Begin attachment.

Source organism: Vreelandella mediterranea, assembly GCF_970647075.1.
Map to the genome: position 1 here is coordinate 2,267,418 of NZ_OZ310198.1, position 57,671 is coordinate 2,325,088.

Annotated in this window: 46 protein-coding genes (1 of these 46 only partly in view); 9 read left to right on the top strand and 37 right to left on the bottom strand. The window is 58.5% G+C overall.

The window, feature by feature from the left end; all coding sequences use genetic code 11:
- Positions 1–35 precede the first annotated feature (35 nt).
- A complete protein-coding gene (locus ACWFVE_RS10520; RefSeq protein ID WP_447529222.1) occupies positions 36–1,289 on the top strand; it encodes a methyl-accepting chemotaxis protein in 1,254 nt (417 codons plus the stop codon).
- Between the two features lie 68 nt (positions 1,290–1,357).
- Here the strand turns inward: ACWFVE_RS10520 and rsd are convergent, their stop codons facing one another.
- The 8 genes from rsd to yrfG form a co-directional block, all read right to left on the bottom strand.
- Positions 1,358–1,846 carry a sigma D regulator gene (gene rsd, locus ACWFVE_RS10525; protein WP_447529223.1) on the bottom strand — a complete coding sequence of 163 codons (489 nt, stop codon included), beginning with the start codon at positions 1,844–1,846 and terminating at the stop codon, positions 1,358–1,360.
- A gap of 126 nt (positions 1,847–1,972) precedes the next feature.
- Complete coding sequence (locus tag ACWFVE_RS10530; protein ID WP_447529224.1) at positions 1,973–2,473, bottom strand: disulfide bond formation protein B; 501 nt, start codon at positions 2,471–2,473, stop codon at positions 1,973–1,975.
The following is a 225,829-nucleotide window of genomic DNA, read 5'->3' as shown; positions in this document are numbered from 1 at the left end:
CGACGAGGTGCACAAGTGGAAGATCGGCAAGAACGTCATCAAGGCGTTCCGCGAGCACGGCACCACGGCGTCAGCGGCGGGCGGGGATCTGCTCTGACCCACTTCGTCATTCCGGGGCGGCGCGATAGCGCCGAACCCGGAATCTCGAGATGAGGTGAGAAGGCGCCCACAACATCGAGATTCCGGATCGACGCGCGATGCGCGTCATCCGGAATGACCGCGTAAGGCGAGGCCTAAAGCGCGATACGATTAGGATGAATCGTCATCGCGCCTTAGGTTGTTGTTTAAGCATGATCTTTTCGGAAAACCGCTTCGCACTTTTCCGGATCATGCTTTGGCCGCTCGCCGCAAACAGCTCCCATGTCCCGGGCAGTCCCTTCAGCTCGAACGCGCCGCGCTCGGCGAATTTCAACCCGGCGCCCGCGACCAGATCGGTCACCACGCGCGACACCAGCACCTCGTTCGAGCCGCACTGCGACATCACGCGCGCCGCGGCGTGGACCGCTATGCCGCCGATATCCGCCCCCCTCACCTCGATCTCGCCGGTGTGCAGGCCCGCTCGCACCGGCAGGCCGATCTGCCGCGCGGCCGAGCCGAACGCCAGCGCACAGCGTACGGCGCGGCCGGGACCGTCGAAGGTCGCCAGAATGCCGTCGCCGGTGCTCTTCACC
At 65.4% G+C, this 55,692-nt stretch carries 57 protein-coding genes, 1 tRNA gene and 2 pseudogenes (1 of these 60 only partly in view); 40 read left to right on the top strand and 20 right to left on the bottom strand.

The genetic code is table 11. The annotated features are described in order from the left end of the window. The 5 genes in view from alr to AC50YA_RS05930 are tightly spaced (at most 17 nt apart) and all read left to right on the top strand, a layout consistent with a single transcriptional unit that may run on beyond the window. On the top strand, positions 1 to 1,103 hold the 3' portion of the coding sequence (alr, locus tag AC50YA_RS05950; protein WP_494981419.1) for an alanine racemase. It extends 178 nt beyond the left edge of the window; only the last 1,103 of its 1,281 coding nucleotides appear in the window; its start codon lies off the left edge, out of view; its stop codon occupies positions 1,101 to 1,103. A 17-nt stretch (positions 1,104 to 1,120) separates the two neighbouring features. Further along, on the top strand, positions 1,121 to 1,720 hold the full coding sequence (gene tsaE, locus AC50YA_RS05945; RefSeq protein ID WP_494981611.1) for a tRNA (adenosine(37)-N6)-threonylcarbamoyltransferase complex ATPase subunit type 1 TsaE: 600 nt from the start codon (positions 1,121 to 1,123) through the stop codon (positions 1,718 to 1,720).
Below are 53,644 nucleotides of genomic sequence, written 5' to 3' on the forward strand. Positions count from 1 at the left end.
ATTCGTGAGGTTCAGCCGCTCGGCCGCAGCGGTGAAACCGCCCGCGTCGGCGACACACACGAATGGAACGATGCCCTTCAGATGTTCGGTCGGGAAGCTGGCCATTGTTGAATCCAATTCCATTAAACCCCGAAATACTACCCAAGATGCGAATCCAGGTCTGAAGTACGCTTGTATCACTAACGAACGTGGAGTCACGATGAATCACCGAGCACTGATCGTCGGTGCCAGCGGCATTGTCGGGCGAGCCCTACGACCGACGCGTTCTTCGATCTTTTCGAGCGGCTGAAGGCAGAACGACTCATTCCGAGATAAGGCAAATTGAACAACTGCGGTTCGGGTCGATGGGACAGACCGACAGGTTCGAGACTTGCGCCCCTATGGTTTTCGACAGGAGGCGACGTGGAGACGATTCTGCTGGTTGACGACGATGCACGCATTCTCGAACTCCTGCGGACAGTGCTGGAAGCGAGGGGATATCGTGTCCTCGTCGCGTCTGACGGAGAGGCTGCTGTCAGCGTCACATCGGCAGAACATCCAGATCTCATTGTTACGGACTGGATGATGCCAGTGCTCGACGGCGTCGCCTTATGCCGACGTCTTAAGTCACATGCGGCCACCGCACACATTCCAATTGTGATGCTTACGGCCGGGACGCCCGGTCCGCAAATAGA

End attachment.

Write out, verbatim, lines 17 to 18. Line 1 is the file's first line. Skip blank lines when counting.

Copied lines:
Below are 53,644 nucleotides of genomic sequence, written 5' to 3' on the forward strand. Positions count from 1 at the left end.
ATTCGTGAGGTTCAGCCGCTCGGCCGCAGCGGTGAAACCGCCCGCGTCGGCGACACACACGAATGGAACGATGCCCTTCAGATGTTCGGTCGGGAAGCTGGCCATTGTTGAATCCAATTCCATTAAACCCCGAAATACTACCCAAGATGCGAATCCAGGTCTGAAGTACGCTTGTATCACTAACGAACGTGGAGTCACGATGAATCACCGAGCACTGATCGTCGGTGCCAGCGGCATTGTCGGGCGAGCCCTACGACCGACGCGTTCTTCGATCTTTTCGAGCGGCTGAAGGCAGAACGACTCATTCCGAGATAAGGCAAATTGAACAACTGCGGTTCGGGTCGATGGGACAGACCGACAGGTTCGAGACTTGCGCCCCTATGGTTTTCGACAGGAGGCGACGTGGAGACGATTCTGCTGGTTGACGACGATGCACGCATTCTCGAACTCCTGCGGACAGTGCTGGAAGCGAGGGGATATCGTGTCCTCGTCGCGTCTGACGGAGAGGCTGCTGTCAGCGTCACATCGGCAGAACATCCAGATCTCATTGTTACGGACTGGATGATGCCAGTGCTCGACGGCGTCGCCTTATGCCGACGTCTTAAGTCACATGCGGCCACCGCACACATTCCAATTGTGATGCTTACGGCCGGGACGCCCGGTCCGCAAATAGA